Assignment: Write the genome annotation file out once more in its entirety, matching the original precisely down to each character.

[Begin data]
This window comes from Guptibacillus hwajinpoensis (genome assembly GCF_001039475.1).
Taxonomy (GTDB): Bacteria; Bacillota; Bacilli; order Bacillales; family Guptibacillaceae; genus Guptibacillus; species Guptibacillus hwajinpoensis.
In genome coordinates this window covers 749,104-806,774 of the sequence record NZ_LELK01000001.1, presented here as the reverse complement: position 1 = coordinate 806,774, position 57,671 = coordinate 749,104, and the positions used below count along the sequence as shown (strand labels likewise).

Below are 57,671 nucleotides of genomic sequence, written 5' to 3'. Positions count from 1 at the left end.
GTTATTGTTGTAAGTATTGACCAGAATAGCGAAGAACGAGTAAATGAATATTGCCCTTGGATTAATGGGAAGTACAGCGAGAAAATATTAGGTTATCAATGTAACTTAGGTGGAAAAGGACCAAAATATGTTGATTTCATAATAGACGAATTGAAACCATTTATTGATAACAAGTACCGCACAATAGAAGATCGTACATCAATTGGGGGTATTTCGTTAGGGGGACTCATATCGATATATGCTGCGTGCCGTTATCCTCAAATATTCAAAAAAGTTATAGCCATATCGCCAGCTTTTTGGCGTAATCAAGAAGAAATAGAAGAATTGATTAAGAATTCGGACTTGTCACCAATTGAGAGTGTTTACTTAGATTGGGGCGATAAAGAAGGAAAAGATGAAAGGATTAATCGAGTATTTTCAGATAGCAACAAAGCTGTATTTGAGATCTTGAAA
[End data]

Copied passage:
This window comes from Guptibacillus hwajinpoensis (genome assembly GCF_001039475.1).
Taxonomy (GTDB): Bacteria; Bacillota; Bacilli; order Bacillales; family Guptibacillaceae; genus Guptibacillus; species Guptibacillus hwajinpoensis.
In genome coordinates this window covers 749,104-806,774 of the sequence record NZ_LELK01000001.1, presented here as the reverse complement: position 1 = coordinate 806,774, position 57,671 = coordinate 749,104, and the positions used below count along the sequence as shown (strand labels likewise).

Below are 57,671 nucleotides of genomic sequence, written 5' to 3'. Positions count from 1 at the left end.
GTTATTGTTGTAAGTATTGACCAGAATAGCGAAGAACGAGTAAATGAATATTGCCCTTGGATTAATGGGAAGTACAGCGAGAAAATATTAGGTTATCAATGTAACTTAGGTGGAAAAGGACCAAAATATGTTGATTTCATAATAGACGAATTGAAACCATTTATTGATAACAAGTACCGCACAATAGAAGATCGTACATCAATTGGGGGTATTTCGTTAGGGGGACTCATATCGATATATGCTGCGTGCCGTTATCCTCAAATATTCAAAAAAGTTATAGCCATATCGCCAGCTTTTTGGCGTAATCAAGAAGAAATAGAAGAATTGATTAAGAATTCGGACTTGTCACCAATTGAGAGTGTTTACTTAGATTGGGGCGATAAAGAAGGAAAAGATGAAAGGATTAATCGAGTATTTTCAGATAGCAACAAAGCTGTATTTGAGATCTTGAAA